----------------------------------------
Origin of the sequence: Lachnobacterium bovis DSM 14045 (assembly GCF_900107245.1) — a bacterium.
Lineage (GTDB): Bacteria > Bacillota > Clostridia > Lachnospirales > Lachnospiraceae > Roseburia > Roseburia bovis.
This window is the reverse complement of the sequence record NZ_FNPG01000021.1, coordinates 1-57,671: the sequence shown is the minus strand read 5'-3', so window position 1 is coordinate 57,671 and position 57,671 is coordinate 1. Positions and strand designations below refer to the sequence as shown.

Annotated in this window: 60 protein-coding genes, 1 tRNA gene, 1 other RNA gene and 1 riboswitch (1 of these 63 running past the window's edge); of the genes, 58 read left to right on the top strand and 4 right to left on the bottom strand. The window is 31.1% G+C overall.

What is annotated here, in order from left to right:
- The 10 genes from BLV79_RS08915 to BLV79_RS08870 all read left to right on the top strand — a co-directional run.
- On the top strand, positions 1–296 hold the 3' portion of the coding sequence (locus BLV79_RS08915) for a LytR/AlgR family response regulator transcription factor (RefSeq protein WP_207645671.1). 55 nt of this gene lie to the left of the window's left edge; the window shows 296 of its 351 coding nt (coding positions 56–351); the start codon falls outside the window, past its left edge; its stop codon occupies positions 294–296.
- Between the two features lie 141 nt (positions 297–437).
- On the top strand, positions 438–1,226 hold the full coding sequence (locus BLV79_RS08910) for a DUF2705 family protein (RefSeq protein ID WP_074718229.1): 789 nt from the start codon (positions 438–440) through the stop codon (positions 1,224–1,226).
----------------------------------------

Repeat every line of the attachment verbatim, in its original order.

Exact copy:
Origin of the sequence: Lachnobacterium bovis DSM 14045 (assembly GCF_900107245.1) — a bacterium.
Lineage (GTDB): Bacteria > Bacillota > Clostridia > Lachnospirales > Lachnospiraceae > Roseburia > Roseburia bovis.
This window is the reverse complement of the sequence record NZ_FNPG01000021.1, coordinates 1-57,671: the sequence shown is the minus strand read 5'-3', so window position 1 is coordinate 57,671 and position 57,671 is coordinate 1. Positions and strand designations below refer to the sequence as shown.

Annotated in this window: 60 protein-coding genes, 1 tRNA gene, 1 other RNA gene and 1 riboswitch (1 of these 63 running past the window's edge); of the genes, 58 read left to right on the top strand and 4 right to left on the bottom strand. The window is 31.1% G+C overall.

What is annotated here, in order from left to right:
- The 10 genes from BLV79_RS08915 to BLV79_RS08870 all read left to right on the top strand — a co-directional run.
- On the top strand, positions 1–296 hold the 3' portion of the coding sequence (locus BLV79_RS08915) for a LytR/AlgR family response regulator transcription factor (RefSeq protein WP_207645671.1). 55 nt of this gene lie to the left of the window's left edge; the window shows 296 of its 351 coding nt (coding positions 56–351); the start codon falls outside the window, past its left edge; its stop codon occupies positions 294–296.
- Between the two features lie 141 nt (positions 297–437).
- On the top strand, positions 438–1,226 hold the full coding sequence (locus BLV79_RS08910) for a DUF2705 family protein (RefSeq protein ID WP_074718229.1): 789 nt from the start codon (positions 438–440) through the stop codon (positions 1,224–1,226).